If the cross sectional area is parallel to the field, we can say the angle is 90° to the perpendicular. Int this position no field lines would pass through the field and so the magnetic flux will be a minimum (or zero).

If we continue to turn the cross sectional area by a further 90°, the area would return to being perpendicular to the field (but now the field lines would go through it in the opposite direction). The magnetic flux would therefore be a maximum again, but negative to account for the different direction.

This creates a cosine graph. This results in the equation for magnetic flux changing to:

Magnetic Flux Linkage – what is it?

Magnetic flux linkage is where this terminology links to electromagnetic induction. If we introduce a wire to a magnetic flux and shape it into a circle encompassing an area, then we have linked with the magnetic flux – hence the term magnetic flux linkage.

Take this gold ring as an example: It is metal and in a loop, there is a magnetic field within the ring (shown by the crosses – which represent that the field is going into the screen). The area within the ring represents the cross sectional area.

We can link more rings (or more wire) to the magnetic field by turn the wire into more circles (or having more rings).

For each turn in the wire, we have linked another loop to the magnetic flux. The equation for magnetic flux linkage is therefore equal to BAN, if we take the shorter version of the equation for magnetic flux. The N stands for the number of turns in the wire. If we doubles the number of turns we would double the magnetic flux linkage because we would have twice the number of electrons linking with the magnetic flux.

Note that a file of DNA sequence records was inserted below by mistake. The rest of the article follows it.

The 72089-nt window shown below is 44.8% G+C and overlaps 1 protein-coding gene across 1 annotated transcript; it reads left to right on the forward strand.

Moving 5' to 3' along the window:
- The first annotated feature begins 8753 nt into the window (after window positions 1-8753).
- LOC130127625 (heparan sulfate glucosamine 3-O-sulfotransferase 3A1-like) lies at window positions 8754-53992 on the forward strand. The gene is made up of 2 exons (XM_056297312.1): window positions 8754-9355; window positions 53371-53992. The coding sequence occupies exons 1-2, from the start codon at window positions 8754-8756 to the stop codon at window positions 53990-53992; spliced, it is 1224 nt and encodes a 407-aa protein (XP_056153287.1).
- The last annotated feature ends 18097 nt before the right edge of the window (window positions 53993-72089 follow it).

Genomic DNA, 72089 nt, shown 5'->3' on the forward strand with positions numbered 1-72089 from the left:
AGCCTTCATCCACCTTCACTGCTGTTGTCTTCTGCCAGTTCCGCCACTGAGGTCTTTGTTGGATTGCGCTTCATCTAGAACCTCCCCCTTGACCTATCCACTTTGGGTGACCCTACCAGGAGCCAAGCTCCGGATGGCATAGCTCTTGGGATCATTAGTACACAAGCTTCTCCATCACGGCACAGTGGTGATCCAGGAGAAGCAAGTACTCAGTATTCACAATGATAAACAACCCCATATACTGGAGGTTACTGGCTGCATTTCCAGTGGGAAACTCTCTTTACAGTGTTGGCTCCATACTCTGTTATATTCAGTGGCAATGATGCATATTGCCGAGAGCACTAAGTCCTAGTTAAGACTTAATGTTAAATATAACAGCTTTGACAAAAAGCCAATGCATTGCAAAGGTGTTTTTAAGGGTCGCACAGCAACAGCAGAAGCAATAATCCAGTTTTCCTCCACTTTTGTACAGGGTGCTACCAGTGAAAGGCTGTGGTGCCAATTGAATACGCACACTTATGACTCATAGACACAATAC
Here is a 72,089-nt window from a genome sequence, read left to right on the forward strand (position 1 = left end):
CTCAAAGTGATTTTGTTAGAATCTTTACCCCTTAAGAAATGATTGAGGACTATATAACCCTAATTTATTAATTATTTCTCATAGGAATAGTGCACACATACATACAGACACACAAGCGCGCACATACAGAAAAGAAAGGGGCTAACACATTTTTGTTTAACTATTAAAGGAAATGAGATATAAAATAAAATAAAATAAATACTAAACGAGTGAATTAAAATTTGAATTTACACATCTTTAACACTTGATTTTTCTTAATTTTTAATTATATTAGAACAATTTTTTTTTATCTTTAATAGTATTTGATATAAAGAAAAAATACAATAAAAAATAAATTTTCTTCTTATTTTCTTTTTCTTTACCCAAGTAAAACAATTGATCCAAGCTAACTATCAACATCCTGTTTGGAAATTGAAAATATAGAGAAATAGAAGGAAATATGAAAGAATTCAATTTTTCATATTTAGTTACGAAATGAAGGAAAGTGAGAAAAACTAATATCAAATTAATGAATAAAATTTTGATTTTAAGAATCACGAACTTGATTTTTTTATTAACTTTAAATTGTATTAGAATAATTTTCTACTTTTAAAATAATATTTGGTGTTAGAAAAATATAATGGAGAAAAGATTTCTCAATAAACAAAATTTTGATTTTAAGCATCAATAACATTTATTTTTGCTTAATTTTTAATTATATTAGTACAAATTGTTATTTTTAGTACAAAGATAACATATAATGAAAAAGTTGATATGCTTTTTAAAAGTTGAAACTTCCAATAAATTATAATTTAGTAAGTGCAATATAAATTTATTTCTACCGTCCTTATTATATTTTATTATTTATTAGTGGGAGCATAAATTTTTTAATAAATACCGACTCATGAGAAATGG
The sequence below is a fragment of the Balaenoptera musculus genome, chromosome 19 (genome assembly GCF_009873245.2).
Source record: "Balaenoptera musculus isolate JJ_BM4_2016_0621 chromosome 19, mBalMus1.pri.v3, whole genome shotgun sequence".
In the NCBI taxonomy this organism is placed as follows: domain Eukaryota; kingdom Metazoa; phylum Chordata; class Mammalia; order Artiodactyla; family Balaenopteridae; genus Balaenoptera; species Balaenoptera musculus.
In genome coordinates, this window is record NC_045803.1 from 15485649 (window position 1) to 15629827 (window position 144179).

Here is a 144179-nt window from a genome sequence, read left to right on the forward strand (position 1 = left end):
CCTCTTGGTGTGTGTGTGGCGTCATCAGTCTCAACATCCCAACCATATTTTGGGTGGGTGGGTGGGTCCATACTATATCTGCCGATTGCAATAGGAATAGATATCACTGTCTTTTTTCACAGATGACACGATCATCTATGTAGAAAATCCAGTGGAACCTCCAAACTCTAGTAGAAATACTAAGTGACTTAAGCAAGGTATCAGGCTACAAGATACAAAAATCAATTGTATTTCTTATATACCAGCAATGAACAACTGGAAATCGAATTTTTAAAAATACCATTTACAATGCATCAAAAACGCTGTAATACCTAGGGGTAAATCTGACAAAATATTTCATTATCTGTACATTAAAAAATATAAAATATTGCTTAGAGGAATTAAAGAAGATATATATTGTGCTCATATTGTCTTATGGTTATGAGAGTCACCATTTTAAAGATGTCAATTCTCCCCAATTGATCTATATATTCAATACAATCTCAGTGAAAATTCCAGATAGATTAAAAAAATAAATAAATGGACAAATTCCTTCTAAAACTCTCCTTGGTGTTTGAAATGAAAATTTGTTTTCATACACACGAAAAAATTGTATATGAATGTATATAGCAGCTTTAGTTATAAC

The equation is written as:

There is no official symbol for magnetic flux linkage, and so we take the product of magnetic flux and the number of turns to represent it – therefore we don’t just cancel off the N’s from both sides.

The students took a long wire (approximately 15 m in length) made a loop where both ends were connected to a galvanometer, this is an instrument used for detecting very small electrical currents. Putting it simply, they held in their hands a long wire in one big loop connected to an ammeter and nothing else.

To the Hokey Cokey song, the moved in and out, shaking that wire all about! See what happened to the ammeter.

What they learned was that they were linked with the magnetic field of Earth!

By completing a loop and connecting it to the galvanometer, they were able to induce an e.m.f, thereby forcing a current into the wire. How cool is that?!

Earths magnetic field is tiny and about 50 μT, yet we can see its affects in a classroom by doing a little dance!

If their faces weren’t blurred you would be able to see how much fun they were having! I almost got them to do this on the playground, but felt that the sixth formers may never want to show up to my lesson again.

Explaining these observations

By linking the wire to the galvanometer and moving in and out of Earths magnetic field they were inducing an e.m.f. When they were stationary, the galvanometer was stationary showing no signs of an induced e.m.f. This should make sense to us as without their input of energy, they would not have been able to induce a form of electrical energy (conservation fo energy).

So the magnetic flux linkage induced an e.m.f. WHEN they moved through the field. Michael Faraday observed this in 1831 and wrote a law to explain things:

The e.m.f induced is proportional to the rate of change in magnetic flux linkage. As an equation he wrote this as:

That… was where we ended the lesson. I’m looking forward to reviewing it and getting them to learn Lenz’s law next!

The only thing that interferes with my learning is my education.